The Hmong–Mien (also known as Miao–Yao) languages are a highly tonal language family of southern China and northern Southeast Asia. They are spoken in mountainous areas of southern China, including Guizhou, Hunan, Yunnan, Sichuan, Guangxi, and Hubei provinces; the speakers of these languages are predominantly "hill people" in contrast to the neighboring Han Chinese who have settled the more fertile river valleys.


Hmong (Miao) and Mien (Yao) are closely related, but clearly distinct. For internal classifications, see Hmongic languages and Mienic languages. The largest differences are due to divergent developments in the phonology. The Hmongic languages appear to have kept the large set of initial consonants featured in the protolanguage but greatly reduced the distinctions in the syllable finals, in particular eliminating all medial glides and final consonants. The Mienic languages, on the other hand, have largely preserved syllable finals but reduced the number of initial consonants. Early linguistic classifications placed the Hmong–Mien languages in the Sino-Tibetan family, where they remain in many Chinese classifications, but the current consensus among Western linguists is that they constitute a family of their own. Paul K. Benedict, an American scholar, extended the Austric theory to include the Hmong–Mien languages. The hypothesis never received much acceptance for Hmong–Mien, however."On the Thai evidence for Austro-Tai" (PDF)
in Selected Papers on Comparative Tai Studies, ed. R.J. Bickner et al., pp. 117–164. Center for South and Southeast Asian studies, the University of Michigan.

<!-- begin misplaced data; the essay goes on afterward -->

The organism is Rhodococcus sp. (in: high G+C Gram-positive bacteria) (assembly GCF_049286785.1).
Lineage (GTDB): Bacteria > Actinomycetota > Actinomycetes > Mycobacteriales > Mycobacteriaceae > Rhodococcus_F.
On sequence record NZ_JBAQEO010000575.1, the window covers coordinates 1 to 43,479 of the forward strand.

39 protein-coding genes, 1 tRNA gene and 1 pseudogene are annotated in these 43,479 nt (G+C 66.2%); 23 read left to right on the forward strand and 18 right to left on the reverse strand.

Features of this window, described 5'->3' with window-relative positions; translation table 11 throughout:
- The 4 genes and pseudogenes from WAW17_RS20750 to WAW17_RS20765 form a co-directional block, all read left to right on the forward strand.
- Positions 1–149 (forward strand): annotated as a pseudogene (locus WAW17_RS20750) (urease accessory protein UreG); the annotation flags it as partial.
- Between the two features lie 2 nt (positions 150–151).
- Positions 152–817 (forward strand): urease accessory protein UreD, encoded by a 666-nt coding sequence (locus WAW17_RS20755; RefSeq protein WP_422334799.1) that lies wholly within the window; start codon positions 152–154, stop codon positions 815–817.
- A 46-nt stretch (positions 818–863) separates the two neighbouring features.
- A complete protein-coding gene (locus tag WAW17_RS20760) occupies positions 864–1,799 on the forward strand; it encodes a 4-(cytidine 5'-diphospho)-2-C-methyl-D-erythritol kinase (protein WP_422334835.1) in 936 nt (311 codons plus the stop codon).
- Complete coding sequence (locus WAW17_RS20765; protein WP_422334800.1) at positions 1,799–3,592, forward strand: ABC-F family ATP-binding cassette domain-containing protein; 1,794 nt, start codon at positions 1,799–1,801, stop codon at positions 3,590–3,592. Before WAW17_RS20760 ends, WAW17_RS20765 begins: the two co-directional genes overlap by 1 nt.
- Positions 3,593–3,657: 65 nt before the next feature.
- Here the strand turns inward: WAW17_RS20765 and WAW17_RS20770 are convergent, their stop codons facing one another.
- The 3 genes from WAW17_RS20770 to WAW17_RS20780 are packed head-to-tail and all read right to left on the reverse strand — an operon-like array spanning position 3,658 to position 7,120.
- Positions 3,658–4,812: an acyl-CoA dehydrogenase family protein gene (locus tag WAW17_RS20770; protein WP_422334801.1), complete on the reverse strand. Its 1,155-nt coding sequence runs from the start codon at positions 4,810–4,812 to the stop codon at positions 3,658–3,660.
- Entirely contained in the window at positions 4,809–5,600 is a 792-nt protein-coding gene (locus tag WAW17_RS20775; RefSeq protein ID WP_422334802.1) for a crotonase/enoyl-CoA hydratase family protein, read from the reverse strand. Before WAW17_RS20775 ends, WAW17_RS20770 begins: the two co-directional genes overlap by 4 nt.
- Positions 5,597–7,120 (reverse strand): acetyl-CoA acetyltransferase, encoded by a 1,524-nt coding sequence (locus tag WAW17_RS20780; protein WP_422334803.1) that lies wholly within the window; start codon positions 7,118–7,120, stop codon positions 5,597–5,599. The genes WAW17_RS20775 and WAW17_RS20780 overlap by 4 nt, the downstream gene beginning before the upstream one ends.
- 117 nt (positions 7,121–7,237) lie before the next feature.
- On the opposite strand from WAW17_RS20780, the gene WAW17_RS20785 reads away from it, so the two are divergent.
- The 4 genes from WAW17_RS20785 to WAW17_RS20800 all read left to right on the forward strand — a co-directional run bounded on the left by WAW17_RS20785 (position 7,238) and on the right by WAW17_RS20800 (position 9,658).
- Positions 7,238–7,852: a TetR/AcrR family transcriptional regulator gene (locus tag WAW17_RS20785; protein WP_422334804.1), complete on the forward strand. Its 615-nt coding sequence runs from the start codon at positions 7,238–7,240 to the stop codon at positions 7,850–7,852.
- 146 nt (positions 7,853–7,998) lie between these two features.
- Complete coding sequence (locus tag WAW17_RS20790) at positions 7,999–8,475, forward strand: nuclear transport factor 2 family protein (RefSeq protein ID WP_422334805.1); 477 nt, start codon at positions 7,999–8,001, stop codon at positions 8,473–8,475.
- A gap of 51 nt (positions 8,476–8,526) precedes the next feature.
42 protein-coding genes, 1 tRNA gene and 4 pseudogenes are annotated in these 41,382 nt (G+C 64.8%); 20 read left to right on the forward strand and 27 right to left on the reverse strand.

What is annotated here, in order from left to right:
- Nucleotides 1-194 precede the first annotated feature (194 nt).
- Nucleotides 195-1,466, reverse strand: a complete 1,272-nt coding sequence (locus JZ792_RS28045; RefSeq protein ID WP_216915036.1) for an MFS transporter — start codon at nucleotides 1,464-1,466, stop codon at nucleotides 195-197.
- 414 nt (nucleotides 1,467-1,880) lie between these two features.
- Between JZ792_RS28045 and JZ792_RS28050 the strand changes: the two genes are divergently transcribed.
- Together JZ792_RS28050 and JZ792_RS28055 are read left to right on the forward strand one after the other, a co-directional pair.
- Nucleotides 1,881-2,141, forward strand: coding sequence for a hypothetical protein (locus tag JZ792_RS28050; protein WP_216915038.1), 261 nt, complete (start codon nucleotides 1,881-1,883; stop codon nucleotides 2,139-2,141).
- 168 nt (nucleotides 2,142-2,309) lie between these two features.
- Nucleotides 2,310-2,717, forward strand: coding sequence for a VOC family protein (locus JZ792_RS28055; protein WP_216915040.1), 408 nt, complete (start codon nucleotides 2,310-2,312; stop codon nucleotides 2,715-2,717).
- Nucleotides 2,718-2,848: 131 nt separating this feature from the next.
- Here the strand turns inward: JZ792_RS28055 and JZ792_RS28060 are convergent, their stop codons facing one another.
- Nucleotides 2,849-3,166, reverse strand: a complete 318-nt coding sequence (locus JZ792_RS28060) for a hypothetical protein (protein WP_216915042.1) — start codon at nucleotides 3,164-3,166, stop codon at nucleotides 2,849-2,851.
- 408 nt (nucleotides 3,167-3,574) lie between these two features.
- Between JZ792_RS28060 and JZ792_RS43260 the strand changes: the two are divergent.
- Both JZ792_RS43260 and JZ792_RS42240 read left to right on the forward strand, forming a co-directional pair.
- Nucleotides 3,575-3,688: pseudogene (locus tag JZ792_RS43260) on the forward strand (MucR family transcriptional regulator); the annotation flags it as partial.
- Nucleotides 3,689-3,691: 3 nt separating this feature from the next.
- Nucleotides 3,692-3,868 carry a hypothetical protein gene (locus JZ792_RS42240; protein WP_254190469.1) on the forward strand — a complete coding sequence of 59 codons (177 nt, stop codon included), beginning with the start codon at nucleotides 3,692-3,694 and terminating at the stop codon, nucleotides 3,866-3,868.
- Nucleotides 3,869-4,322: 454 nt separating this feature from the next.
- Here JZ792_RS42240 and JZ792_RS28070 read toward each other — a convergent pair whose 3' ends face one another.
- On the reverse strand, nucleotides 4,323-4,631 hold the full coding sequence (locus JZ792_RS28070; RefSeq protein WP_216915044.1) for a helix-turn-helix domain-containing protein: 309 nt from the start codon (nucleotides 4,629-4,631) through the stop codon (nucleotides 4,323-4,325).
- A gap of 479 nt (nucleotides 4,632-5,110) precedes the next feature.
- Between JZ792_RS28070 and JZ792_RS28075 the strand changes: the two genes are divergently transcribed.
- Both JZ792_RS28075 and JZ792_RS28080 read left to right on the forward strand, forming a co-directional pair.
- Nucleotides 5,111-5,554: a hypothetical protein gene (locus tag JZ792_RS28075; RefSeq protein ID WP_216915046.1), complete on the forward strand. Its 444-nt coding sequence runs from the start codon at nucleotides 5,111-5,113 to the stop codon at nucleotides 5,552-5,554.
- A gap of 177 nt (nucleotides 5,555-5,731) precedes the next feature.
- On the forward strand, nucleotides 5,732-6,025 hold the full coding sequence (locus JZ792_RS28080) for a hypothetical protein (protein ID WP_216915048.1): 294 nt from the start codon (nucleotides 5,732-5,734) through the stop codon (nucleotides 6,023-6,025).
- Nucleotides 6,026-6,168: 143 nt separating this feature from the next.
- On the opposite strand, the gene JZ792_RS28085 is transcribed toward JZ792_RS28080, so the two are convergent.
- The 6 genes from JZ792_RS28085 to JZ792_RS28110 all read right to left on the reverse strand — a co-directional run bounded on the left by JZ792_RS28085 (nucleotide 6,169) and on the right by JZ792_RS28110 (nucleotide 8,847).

Kosaka (2002) argued specifically for a Miao–Dai family.Kosaka, Ryuichi. 2002.
On the affiliation of Miao-Yao and Kadai: Can we posit the Miao-Dai family
" ''Mon-Khmer Studies'' 32:71-100.


The most likely homeland of the Hmong–Mien languages is in Southern China between the Yangtze and Mekong rivers, but speakers of these languages may have migrated from Central China either as part of the Han Chinese expansion or as a result of exile from an original homeland by Han Chinese. Migration of people speaking these languages from South China to Southeast Asia took place ca. 1600–1700 CE. Ancient DNA evidence suggests that the ancestors of the speakers of the Hmong–Mien languages were a population genetically distinct from that of the Tai–Kadai and Austronesian language source populations at a location on the Yangtze River. Recent Y-DNA phylogeny evidence supports the proposition that people who speak the Hmong–Mien languages are descended from the population that now speaks Austroasiatic Mon-Khmer languages. The time of Proto-Hmong-Mien has been estimated to be about 2500 BP (500 BC) by Sagart, Blench, and Sanchez-Mazas using traditional methods employing many lines of evidence, and about 4243 BP by the Automated Similarity Judgment Program (ASJP), an experimental algorithm for automatic generation of phonologically based phylogenies.


The Mandarin names for these languages are ''Miáo'' and ''Yáo''. In Vietnamese, the name for Hmong is "H'Mông", and the name Mien is "Dao" (i.e., Yao), although "Miền" is also used. ''Meo'', ''Hmu'', ''Mong'', ''Hmao'', and ''Hmong'' are local names for Miao, but since most Laotian refugees in the United States call themselves ''Hmong/Mong'', this name has become better known in English than the others in recent decades. However, except for some scholars who prefer the word, the term 'Hmong/Mong' is only used within certain Hmong/Miao language speaking communities in China, where the majority of the Miao speakers live. In Chinese, despite the fact that it was once a derogatory term, the word Miao (Chinese: 苗; the tone varies according to the dialect of Chinese) is now commonly used by members of all nationalities to refer to the language and the ethnolinguistic group. The Chinese name Yao, on the other hand, is for the Yao nationality, which is a cultural rather than ethnolinguistic group. It includes peoples speaking Mien, Kra–Dai, Yi, and Miao languages, the latter called ''Bùnǔ'' rather than ''Miáo'' when spoken by Yao. For this reason, the ethnonym ''Mien'' may be preferred as less ambiguous.